The increasing ease of being able to move capital around the world freely and to pluck talent from so many different regions will make it possible to create these new global businesses with relatively small investments with very high growth rates which of course is the dream of any venture capitalist.

While most of the media and the investment community is focused on China's manufacturing miracle, this century also belongs to India. As the world’s largest English speaking nation and the world’s largest democracy it is bound to outpace China as it produces an increased number of components for the globalized service economy with higher margins and sustainable competitive advantages that China may not have.

Though it may take thirty years, it is my prediction that India will eventually take over as the world's largest economic driver. What should the US try to do in that period of time? My suggestion is to keep innovating and invest in India so that as a country, we can share the in the value and the profits which will be created there in the next decade.

Alex Mashinsky April 2004

The age of intelligent software

In the eighties and nineties we saw standardization and commoditization of hardware, prices have tumbled and we got to buy more of everything more often.

The first half of the 21 century will be dominated by the commoditization of software, driven by early effort such as Java and Linux a new breed of open interoperable language for the internet will emerge, it will incorporate XML, Semantic Web, web services and other initiatives which will for the first time allow computers to dynamically transact with each other and allow logic and meaning to process the content that was amassed on the internet in the past twenty years.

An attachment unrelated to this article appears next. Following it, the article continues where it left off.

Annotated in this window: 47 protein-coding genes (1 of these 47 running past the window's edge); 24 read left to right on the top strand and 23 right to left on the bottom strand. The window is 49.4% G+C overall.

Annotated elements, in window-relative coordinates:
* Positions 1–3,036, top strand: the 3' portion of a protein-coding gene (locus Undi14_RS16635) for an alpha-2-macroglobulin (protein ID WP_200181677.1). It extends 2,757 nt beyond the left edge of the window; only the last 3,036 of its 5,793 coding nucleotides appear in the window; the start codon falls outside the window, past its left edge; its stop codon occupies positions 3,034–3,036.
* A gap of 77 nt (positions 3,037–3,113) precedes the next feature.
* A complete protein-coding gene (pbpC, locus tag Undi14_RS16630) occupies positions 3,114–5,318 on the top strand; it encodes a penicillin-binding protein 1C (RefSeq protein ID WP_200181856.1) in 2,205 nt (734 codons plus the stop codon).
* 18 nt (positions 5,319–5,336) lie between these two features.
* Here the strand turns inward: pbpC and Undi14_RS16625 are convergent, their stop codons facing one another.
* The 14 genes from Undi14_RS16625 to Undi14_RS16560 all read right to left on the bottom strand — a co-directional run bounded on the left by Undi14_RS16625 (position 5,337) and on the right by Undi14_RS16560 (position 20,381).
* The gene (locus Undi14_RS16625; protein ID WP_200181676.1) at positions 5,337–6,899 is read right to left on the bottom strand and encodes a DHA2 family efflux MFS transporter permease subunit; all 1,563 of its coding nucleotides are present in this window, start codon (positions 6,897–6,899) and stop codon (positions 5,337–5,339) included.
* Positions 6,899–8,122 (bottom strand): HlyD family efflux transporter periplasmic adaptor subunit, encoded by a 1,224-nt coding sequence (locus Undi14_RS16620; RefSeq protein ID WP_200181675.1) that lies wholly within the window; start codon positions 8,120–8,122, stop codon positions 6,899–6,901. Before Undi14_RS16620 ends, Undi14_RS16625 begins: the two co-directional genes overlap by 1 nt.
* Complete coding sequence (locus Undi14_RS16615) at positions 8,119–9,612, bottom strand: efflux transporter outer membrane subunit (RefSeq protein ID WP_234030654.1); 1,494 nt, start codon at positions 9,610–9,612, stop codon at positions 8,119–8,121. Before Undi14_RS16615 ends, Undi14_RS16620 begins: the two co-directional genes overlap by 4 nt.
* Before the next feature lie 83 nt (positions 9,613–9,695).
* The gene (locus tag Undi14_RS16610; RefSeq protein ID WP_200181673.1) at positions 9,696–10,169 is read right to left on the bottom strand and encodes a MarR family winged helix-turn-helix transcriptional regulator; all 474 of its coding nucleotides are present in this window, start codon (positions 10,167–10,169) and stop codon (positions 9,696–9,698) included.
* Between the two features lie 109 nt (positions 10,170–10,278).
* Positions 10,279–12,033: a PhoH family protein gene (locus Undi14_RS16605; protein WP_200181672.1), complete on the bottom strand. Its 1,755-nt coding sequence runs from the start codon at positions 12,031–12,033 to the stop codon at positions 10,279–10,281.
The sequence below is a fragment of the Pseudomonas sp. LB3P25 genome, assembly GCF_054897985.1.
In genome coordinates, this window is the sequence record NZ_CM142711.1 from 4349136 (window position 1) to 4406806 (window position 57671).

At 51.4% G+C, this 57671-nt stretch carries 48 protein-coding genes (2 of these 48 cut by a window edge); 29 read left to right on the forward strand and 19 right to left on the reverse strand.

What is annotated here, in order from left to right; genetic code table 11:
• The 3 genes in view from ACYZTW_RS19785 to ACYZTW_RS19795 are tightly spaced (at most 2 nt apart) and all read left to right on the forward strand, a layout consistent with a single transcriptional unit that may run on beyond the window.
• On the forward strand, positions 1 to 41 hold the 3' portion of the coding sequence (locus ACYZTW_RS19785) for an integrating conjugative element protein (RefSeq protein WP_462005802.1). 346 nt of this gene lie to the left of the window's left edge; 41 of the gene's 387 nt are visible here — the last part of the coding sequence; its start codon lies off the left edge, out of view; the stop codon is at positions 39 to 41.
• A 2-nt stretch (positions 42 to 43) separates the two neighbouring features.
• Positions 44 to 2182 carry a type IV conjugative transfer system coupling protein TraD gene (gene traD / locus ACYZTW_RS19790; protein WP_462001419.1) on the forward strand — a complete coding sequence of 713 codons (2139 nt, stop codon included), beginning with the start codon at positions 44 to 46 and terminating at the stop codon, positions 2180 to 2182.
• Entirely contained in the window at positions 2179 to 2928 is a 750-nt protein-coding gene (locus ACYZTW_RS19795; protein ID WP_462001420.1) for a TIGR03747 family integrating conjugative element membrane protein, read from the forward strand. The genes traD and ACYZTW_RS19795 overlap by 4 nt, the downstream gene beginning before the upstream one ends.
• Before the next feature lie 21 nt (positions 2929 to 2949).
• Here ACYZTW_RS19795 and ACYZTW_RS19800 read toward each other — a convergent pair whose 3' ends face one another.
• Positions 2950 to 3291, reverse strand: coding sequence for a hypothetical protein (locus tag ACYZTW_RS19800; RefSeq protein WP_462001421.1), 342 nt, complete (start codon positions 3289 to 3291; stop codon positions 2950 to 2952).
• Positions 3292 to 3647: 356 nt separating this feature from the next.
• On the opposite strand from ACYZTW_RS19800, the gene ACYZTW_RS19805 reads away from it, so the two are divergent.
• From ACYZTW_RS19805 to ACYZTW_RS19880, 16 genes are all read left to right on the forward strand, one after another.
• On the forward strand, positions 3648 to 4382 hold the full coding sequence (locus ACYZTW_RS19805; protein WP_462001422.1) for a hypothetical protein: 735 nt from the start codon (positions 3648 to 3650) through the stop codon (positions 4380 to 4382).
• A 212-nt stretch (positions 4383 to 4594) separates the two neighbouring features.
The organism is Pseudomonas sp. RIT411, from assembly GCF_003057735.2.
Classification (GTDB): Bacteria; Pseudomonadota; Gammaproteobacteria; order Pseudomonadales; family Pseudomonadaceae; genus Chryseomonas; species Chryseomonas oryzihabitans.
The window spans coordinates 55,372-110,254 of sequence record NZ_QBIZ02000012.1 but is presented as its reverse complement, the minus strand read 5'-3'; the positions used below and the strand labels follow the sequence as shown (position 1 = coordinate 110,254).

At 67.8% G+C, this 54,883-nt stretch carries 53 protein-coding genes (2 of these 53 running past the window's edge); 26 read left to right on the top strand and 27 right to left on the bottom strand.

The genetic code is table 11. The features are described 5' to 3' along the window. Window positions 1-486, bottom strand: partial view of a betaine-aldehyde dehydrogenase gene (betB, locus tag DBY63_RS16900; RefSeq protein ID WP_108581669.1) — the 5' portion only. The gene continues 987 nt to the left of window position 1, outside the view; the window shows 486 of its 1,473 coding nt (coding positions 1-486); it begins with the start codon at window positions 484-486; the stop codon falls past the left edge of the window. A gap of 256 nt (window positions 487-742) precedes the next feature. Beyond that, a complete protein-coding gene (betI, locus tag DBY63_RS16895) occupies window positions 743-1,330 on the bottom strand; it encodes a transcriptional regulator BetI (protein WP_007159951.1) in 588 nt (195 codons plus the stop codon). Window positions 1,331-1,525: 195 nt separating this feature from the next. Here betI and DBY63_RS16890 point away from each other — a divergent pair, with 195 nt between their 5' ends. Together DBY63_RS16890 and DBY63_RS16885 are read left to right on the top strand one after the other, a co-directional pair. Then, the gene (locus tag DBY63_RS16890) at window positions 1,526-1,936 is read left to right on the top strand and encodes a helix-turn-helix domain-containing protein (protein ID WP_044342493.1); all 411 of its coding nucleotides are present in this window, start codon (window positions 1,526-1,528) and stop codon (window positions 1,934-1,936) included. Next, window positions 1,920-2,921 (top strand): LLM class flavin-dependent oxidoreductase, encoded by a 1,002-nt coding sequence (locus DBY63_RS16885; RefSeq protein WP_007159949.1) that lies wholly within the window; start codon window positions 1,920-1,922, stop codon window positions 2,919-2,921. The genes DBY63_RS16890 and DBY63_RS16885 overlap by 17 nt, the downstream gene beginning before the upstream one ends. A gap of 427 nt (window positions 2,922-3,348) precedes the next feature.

The significance of this transformation will only emerge as companies and individuals come to depend on such functionality in their daily lives just as we depend on our email and cell phones today. Dynamic and seamless Internet commerce will explode and will forever replace expensive and proprietary traditional software we use today.

These new opportunities, emerging from this transformation will create new industry giants which will lead the second wave of the internet boom. All of this innovation will not be possible if the infrastructure built in the past decade did not secure the US as the country with the lowest communication costs in the world.

The recent telecom debacle which has wiped $600b of investments and over 2 trillion dollars of equity value is the foundation for the US service economy of the 21 century. America has invested billions in its optical highways which guarantee a long supply of low cost digital oxygen to the internet and its users.

Alex Mashinsky Jan 2003

Management of networks Feb. 2000

The management of networks and information flows is going to be far more important and valuable than owning the networks themselves.

The past 50 years of computing and telecommunications have been dedicated to the development of core technologies, and to the build-up of infrastructure. The dawn of the Digital Age has led to an overwhelming increase in the availability of information, both current information and the digitization of data from the past 20 centuries, as well as the convergence of multiple information delivery networks.

While the build-out of infrastructure will continue the management of transport mediums and the management of information delivery will become more important than the network itself.

Entirely new value chains will be created in the next 20 years that will dwarf the Yahoos and Cisco's of today, they will enable managed peer-to-peer transactions via wire and wireless communications to be as seamlessly integrated into our daily lives as electricity is now part of everything we do.

My focus is to create management solutions for these new networks and to position the companies offering these solutions in the center of the new value chains.

Alex Mashinsky February 2000